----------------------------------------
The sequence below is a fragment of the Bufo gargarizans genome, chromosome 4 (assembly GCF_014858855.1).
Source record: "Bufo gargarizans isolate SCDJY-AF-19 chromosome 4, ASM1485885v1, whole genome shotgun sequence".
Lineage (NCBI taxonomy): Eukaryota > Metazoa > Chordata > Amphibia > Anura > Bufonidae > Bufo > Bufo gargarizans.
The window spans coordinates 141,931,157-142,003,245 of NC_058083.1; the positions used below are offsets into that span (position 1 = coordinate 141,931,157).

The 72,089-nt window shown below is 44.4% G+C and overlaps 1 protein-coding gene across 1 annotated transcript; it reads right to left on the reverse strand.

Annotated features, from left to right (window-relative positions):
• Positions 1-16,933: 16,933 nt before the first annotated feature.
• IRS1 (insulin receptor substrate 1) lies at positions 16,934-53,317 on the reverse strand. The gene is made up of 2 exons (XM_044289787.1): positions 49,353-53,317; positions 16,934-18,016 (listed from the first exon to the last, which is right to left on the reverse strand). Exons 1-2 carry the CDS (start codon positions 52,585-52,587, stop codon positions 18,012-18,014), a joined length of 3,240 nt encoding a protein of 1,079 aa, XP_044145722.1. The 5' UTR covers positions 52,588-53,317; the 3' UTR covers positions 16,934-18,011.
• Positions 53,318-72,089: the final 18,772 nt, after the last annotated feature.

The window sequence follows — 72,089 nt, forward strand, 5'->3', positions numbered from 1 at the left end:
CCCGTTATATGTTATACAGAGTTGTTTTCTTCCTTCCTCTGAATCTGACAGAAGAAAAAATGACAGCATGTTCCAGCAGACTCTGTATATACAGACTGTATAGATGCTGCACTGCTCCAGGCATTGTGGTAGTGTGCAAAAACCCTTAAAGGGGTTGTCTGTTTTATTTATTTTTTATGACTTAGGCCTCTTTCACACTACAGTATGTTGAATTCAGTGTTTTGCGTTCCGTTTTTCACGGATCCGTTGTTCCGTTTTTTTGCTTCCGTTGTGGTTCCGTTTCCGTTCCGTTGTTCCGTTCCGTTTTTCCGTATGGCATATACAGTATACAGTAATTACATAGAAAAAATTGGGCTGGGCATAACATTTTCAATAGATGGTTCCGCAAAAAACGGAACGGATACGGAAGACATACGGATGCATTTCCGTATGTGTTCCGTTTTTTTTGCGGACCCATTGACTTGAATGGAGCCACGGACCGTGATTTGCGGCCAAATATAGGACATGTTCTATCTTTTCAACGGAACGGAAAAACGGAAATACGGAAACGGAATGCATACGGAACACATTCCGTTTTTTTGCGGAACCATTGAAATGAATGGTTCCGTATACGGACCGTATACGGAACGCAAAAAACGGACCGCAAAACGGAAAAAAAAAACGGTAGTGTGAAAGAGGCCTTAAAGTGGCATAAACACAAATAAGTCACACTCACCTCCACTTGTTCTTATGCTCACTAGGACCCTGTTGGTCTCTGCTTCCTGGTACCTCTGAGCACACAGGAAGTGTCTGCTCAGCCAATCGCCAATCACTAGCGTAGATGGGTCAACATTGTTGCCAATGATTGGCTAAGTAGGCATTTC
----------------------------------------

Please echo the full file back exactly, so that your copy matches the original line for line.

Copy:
The sequence below is a fragment of the Bufo gargarizans genome, chromosome 4 (assembly GCF_014858855.1).
Source record: "Bufo gargarizans isolate SCDJY-AF-19 chromosome 4, ASM1485885v1, whole genome shotgun sequence".
Lineage (NCBI taxonomy): Eukaryota > Metazoa > Chordata > Amphibia > Anura > Bufonidae > Bufo > Bufo gargarizans.
The window spans coordinates 141,931,157-142,003,245 of NC_058083.1; the positions used below are offsets into that span (position 1 = coordinate 141,931,157).

The 72,089-nt window shown below is 44.4% G+C and overlaps 1 protein-coding gene across 1 annotated transcript; it reads right to left on the reverse strand.

Annotated features, from left to right (window-relative positions):
• Positions 1-16,933: 16,933 nt before the first annotated feature.
• IRS1 (insulin receptor substrate 1) lies at positions 16,934-53,317 on the reverse strand. The gene is made up of 2 exons (XM_044289787.1): positions 49,353-53,317; positions 16,934-18,016 (listed from the first exon to the last, which is right to left on the reverse strand). Exons 1-2 carry the CDS (start codon positions 52,585-52,587, stop codon positions 18,012-18,014), a joined length of 3,240 nt encoding a protein of 1,079 aa, XP_044145722.1. The 5' UTR covers positions 52,588-53,317; the 3' UTR covers positions 16,934-18,011.
• Positions 53,318-72,089: the final 18,772 nt, after the last annotated feature.

The window sequence follows — 72,089 nt, forward strand, 5'->3', positions numbered from 1 at the left end:
CCCGTTATATGTTATACAGAGTTGTTTTCTTCCTTCCTCTGAATCTGACAGAAGAAAAAATGACAGCATGTTCCAGCAGACTCTGTATATACAGACTGTATAGATGCTGCACTGCTCCAGGCATTGTGGTAGTGTGCAAAAACCCTTAAAGGGGTTGTCTGTTTTATTTATTTTTTATGACTTAGGCCTCTTTCACACTACAGTATGTTGAATTCAGTGTTTTGCGTTCCGTTTTTCACGGATCCGTTGTTCCGTTTTTTTGCTTCCGTTGTGGTTCCGTTTCCGTTCCGTTGTTCCGTTCCGTTTTTCCGTATGGCATATACAGTATACAGTAATTACATAGAAAAAATTGGGCTGGGCATAACATTTTCAATAGATGGTTCCGCAAAAAACGGAACGGATACGGAAGACATACGGATGCATTTCCGTATGTGTTCCGTTTTTTTTGCGGACCCATTGACTTGAATGGAGCCACGGACCGTGATTTGCGGCCAAATATAGGACATGTTCTATCTTTTCAACGGAACGGAAAAACGGAAATACGGAAACGGAATGCATACGGAACACATTCCGTTTTTTTGCGGAACCATTGAAATGAATGGTTCCGTATACGGACCGTATACGGAACGCAAAAAACGGACCGCAAAACGGAAAAAAAAAACGGTAGTGTGAAAGAGGCCTTAAAGTGGCATAAACACAAATAAGTCACACTCACCTCCACTTGTTCTTATGCTCACTAGGACCCTGTTGGTCTCTGCTTCCTGGTACCTCTGAGCACACAGGAAGTGTCTGCTCAGCCAATCGCCAATCACTAGCGTAGATGGGTCAACATTGTTGCCAATGATTGGCTAAGTAGGCATTTC